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THE LAST CHANCE

Sept. 13, 1954
Sept. 13, 1954

Table of Contents
Sept. 13, 1954

Pat On The Back
  • Herewith a salute from the editors to men and women of all ages who have fairly earned the good opinion of the world of sport, regardless of whether they have yet earned tallest headlines.

Table of Contents
Soundtrack
Spectacle
Fishing
Sporting Look
Under 21
The Big Fight: The Men And Their Muscles
Column Of The Week
  • As the Baltimore Orioles, the former St. Louis Browns are the same old cellar-dwellers. Sports Editor J. Roy Stockton, who knew them in good times and bad, examines their history and the sad lesson of a ball club bled white.

Horse Racing
Boating
Golf
Fisherman's Calendar
Yesterday
  • Over 8,000 people watched America and Ireland vie for the world's rifle championship in a day-long match, unsettled until the final shot

Bowling
19th Hole: The Readers Take Over
Last Laugh

THE LAST CHANCE

Time is running out fast as the Yankees strain to catch the Indians and the Dodgers stumble behind the Giants

This dramatic picture of Yankee Third Baseman Andy Carey striving desperately (and unsuccessfully) to catch a foul ball, as Shortstop Willie Miranda watches, symbolizes as well as anything the situation of the Yankees last week: they ran and hit and reached—and got no place.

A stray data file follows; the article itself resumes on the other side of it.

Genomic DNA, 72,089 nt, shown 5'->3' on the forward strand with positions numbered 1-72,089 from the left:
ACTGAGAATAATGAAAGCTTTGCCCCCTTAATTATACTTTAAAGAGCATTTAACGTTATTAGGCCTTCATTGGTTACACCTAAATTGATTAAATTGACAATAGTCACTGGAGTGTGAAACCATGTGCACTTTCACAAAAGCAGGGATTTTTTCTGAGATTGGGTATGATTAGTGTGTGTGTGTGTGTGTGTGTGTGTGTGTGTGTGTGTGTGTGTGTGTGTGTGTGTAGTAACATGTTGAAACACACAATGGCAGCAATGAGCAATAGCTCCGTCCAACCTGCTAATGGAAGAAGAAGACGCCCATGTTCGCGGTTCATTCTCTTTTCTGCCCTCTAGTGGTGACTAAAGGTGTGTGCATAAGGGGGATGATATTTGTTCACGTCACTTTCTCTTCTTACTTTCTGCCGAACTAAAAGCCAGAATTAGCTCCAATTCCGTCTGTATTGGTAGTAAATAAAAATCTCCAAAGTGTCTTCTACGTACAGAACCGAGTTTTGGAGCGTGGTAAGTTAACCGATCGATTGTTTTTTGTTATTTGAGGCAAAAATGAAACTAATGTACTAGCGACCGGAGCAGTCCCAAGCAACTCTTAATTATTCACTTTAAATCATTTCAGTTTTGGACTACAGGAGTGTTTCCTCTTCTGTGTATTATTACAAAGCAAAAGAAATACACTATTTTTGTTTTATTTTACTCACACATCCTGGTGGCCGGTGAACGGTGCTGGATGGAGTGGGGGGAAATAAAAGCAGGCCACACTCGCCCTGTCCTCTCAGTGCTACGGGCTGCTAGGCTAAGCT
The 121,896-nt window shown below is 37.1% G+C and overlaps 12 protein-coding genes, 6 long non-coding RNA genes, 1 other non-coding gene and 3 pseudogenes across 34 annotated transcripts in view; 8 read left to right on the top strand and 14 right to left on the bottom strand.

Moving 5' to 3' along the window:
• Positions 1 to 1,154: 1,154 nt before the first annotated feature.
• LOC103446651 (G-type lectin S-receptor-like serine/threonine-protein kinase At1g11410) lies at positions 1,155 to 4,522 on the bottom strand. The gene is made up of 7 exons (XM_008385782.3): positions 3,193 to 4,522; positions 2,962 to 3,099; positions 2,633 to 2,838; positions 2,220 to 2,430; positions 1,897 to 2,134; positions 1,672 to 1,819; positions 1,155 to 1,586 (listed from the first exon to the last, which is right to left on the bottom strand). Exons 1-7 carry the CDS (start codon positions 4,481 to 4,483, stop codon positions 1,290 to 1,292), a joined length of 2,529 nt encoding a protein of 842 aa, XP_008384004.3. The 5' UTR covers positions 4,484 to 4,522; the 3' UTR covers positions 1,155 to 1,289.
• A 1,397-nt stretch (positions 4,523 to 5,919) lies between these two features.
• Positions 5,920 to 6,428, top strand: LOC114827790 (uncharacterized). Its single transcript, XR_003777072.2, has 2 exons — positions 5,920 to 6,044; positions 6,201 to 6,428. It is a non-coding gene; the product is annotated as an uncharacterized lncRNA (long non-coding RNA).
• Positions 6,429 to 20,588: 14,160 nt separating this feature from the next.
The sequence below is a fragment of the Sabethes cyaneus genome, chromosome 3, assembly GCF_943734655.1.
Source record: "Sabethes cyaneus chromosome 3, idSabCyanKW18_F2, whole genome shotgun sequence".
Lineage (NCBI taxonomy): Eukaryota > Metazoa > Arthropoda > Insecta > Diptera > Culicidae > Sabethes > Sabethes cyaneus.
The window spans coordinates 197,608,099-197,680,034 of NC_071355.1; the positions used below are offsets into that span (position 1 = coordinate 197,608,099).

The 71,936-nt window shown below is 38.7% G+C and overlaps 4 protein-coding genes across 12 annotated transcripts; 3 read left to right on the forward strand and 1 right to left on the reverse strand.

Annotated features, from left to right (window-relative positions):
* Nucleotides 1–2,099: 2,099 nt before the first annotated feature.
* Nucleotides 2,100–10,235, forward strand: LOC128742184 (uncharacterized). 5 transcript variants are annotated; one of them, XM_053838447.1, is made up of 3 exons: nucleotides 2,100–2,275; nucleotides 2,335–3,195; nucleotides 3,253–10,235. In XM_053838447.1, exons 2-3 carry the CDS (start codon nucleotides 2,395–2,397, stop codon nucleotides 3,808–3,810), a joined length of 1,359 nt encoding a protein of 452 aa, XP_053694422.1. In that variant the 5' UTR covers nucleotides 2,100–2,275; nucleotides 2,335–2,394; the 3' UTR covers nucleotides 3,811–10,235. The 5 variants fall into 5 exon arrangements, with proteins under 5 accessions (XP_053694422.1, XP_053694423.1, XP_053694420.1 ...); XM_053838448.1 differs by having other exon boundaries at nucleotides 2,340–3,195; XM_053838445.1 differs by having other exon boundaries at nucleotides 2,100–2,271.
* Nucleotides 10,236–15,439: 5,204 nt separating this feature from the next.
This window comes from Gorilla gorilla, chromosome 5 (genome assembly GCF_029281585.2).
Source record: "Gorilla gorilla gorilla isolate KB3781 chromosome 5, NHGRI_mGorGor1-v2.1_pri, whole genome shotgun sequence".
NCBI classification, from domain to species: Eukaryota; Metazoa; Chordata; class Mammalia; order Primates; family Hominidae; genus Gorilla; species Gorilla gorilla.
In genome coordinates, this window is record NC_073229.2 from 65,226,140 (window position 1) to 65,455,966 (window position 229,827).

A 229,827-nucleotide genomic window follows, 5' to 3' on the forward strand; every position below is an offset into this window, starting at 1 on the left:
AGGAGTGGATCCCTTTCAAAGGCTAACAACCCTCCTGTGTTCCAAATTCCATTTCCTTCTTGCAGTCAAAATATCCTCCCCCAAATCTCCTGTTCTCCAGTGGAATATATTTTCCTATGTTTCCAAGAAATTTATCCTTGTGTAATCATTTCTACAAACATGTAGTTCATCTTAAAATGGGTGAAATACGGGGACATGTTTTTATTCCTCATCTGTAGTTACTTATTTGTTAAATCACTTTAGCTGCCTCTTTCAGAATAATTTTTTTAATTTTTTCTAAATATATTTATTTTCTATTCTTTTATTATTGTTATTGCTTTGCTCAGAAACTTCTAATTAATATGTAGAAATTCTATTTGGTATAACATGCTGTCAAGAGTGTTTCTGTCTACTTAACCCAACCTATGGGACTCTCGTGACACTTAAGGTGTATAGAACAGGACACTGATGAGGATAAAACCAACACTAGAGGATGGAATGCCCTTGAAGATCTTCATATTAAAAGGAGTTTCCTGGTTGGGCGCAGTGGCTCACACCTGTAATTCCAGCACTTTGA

This is an article from the Sept. 13, 1954 issue Original Layout

The Cleveland Indians came to New York 4½ games ahead and fat with pitching. They beat the Yanks 6-1 in the first game of a three-game series. Yankee Manager Casey Stengel refused to quit. "If we win the next two," he said, "we're back in business." He won the next two. Old Ed Lopat stopped the Indians 4-1. Young Ed Ford stopped them 3-2. "We're back in business!" crowed Stengel. The Indians were unimpressed. They went on to Chicago, beat the White Sox two out of three as the Yankees blew two out of three in Washington. The Yankees were back where they had been—4½ games behind. And six games closer to season's end.

And so it was in the other league. The Giants had been staggering, but each time the Dodgers moved in for a knockout the Giants slipped away. Last weekend the Dodgers caught the Giants in a corner: a three-game series. If they could take all three, the National League race would be a virtual tie. But the Dodgers could not do it. The Giants slipped away, counterpunched to win two of the three games and moved into the last three weeks of the season with an impressive 4-game lead.

Henry Thompson hit a home run with the bases loaded last Saturday that all but crushed the Dodgers. This expressive tableau captured the electric moment when the blow's devastation was beginning to dawn on fans, players and umpires. Coach Fitzsimmons and Umpire Dixon froze with arms extended. A few fans flung their arms high. The bat boy stared open-mouthed. Base-runner Dark stared too, then had to scurry ahead of Thompson. Plate Umpire Ballanfant watched in wonder, Dodger Catcher Campanella in stolid disgust. The murder weapon lay still in the dust

Reporters surrounded a dejected Walter Alston after his Dodgers had lost the first game of the series to the Giants. Said the Brooklyn manager sadly: "It was a big game to lose." Casey Stengel strode out of Yankee Stadium after the Cleveland series saying, "We've got to keep on winning." But two defeats in Washington showed Casey that the road ahead was rough

FOUR PHOTOSHY AND EVAN PESKIN